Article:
Physician Views: Can dupilumab, tezepelumab disrupt the severe asthma market?

New clinical data for Regeneron Pharmaceuticals and Sanofi's dupilumab (marketed already as Dupixent for atopic dermatitis), as well as Amgen and AstraZeneca's tezepelumab were unveiled last week, positioning both biologics as potential future therapies for the treatment of severe asthma.

Regeneron and Sanofi will submit a US regulatory application for dupilumab as a treatment for uncontrolled, persistent asthma by the end of 2017 based on results from the LIBERTY ASTHMA QUEST trial, both companies announced. Analysts have pegged approval in this indication as a key driver of revenue growth for dupilumab.

Amgen and AstraZeneca have announced promising Phase IIb data for tezepelumab, which demonstrated significantly and clinically meaningful reductions in exacerbation rate independent of baseline blood eosinophil count.

To gauge prescriber reaction to these data, we are snap-polling US and EU5-based pulmonologists with the following questions...

In the Phase 3 LIBERTY ASTHMA QUEST study, dupilumab – when added to standard therapies – reduced exacerbations and improved lung function in a broad population of patients with uncontrolled, persistent asthma. At 52 weeks, 300 mg dupilumab reduced severe asthma attacks by 46% in the overall population, 60% in patients with 150 eosinophilic cells/microliter or greater, and 67% in patients with 300 eosinophilic cells/microliter or greater. At 12 weeks, mean improvement in lung function over placebo as assessed by forced expiratory volume over one second (FEV1 ) was 130 mL (9%) in the overall population, 150 mL (11%) in patients with 150 eosinophilic cells/microliter or greater, and 240 mL (18%) in patients with 300 eosinophilic cells/microliter or greater.

How compelling are these data? (can you please select one 'rating' for each patient group please; so three in total)

Overall population – not compelling

Overall population – slightly compelling

Overall population – moderately compelling

Overall population – very compelling

Overall population – extremely compelling

≥150/µL – not compelling

≥150/µL – slightly compelling

≥150/µL – moderately compelling

≥150/µL – very compelling

≥150/µL – extremely compelling

≥300/µL – not compelling

≥300/µL – slightly compelling

≥300/µL – moderately compelling

≥300/µL – very compelling

≥300/µL – extremely compelling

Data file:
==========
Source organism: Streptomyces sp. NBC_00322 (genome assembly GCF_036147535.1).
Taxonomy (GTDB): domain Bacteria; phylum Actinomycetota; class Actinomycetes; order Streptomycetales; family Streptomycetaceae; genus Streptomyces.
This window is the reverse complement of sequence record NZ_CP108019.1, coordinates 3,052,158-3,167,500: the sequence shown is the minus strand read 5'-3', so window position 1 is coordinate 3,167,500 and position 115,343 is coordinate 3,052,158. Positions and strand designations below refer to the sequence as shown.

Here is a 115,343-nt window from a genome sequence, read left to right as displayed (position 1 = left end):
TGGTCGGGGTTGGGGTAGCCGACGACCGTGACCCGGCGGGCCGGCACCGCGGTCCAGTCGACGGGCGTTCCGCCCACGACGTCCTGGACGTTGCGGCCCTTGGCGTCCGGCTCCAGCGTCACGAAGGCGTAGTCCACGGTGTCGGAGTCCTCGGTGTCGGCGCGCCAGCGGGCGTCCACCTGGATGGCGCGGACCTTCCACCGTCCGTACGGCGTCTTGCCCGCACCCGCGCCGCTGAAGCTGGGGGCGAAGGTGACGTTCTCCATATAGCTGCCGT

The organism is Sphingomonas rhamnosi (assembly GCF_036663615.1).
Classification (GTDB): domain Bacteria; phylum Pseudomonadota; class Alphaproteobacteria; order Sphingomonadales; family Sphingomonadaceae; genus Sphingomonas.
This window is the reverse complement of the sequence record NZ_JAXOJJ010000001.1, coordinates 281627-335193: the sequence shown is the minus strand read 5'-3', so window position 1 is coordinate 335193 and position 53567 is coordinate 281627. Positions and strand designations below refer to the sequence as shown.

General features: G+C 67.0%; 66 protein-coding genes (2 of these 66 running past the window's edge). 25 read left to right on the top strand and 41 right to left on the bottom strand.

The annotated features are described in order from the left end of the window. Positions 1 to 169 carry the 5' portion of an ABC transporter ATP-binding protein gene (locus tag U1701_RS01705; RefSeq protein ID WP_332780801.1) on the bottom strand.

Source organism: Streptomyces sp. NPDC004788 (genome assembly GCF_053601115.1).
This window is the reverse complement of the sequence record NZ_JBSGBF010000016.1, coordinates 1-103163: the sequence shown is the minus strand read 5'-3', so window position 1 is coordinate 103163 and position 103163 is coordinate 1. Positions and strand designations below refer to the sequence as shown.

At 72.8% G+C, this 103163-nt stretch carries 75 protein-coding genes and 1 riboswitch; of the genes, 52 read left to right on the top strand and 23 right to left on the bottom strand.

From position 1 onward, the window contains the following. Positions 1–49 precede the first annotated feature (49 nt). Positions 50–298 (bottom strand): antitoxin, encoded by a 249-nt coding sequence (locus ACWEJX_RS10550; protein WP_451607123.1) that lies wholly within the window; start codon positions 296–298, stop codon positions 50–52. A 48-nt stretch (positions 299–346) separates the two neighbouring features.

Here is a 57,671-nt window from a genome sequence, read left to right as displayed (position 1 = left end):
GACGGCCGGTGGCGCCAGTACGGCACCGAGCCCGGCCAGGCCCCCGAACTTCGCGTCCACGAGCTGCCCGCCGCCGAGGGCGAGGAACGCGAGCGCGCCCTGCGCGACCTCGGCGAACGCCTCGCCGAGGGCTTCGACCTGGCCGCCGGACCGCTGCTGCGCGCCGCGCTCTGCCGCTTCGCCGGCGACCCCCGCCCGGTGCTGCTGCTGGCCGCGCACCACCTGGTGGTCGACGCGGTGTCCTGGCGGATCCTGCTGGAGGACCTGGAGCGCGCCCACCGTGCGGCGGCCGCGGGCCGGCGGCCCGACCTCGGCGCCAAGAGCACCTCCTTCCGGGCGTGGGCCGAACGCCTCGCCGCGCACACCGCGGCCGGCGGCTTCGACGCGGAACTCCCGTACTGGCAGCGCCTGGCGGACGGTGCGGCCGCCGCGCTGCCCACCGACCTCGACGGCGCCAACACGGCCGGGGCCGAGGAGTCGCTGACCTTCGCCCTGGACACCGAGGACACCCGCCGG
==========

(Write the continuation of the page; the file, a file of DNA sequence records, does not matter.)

In this study, 300 mg dupilumab was dosed every other week with a loading dose of 600 mg and injection site reactions were more common with dupilumab, occurring in 17 percent of dupilumab patients compared to 8% of placebo patients. Overall rates of adverse events, deaths, infections, conjunctivitis, herpes and discontinuations were comparable between the dupilumab and placebo groups. To what extent do you think these factors – dosing, injection site reaction, broad toxicity profile – would limit utilisation of dupilumab?

No impact

Slight impact

Moderate impact

Significant impact

Very significant impact

In the Phase IIb PATHWAY trial, tezepelumab demonstrated asthma exacerbation rate reductions of 61%, 71% and 66% versus placebo in patients receiving either 70 mg or 210 mg tezepelumab every four weeks or 280 mg tezepelumab every two weeks, respectively. Tezepelumab was given as an add-on therapy to patients with a history of asthma exacerbations and uncontrolled asthma despite receiving inhaled corticosteroids/long-acting beta-agonists with or without oral corticosteroids and additional asthma controllers. Significant and clinically meaningful reductions in the exacerbation rate were observed independent of baseline blood eosinophil count or other type 2 inflammatory biomarkers. Tezepelumab also demonstrated improvements in lung function at all doses and in asthma control at the two higher doses. The incidence of adverse events was similar between the tezepelumab and placebo groups.

How compelling are these data?

Not compelling

Slightly compelling

Moderately compelling

Very compelling

Extremely compelling

To what extent do you think tezepelumab would be differentiated from other biologic treatments for severe asthma if Phase III data replicated 'significant and clinically meaningful reductions in the exacerbation rate observed independent of baseline blood eosinophil count or other type 2 inflammatory biomarkers?'

Not differentiated

Slightly differentiated

Moderately differentiated

Very differentiated

Significantly differentiated

Caveating that the data for dupilumab and tezepelumab are from Phase III and Phase IIb studies, respectively, which product are you most excited about in terms of its potential impact in changing clinical practice for the treatment of severe asthma?

Dupilumab – marginally so

Dupilumab – moderately so

Dupilumab – significantly so

Tezepelumab – marginally so

Tezepelumab – moderately so

Tezepelumab – significantly so

Neither product

Results and related analysis will shortly be published for FirstWord Pharma PLUS subscribers to read, with the opportunity for non-FirstWord Pharma PLUS subscribers to purchase these findings. To be notified when poll results and analysis become available, please click here.

As always, FirstWord would very much like to receive your feedback and suggestions. Note: FirstWord Polls are powered by Medefield MedePolls, a fast-turnaround service to conduct instant polls of up to five questions with guaranteed samples that include physicians from dozens of specialties and over 100 markets. To conduct this poll with a different audience, or an entirely different poll, contact us at info@firstwordpharma.com.

To read more Physician Views articles, click here.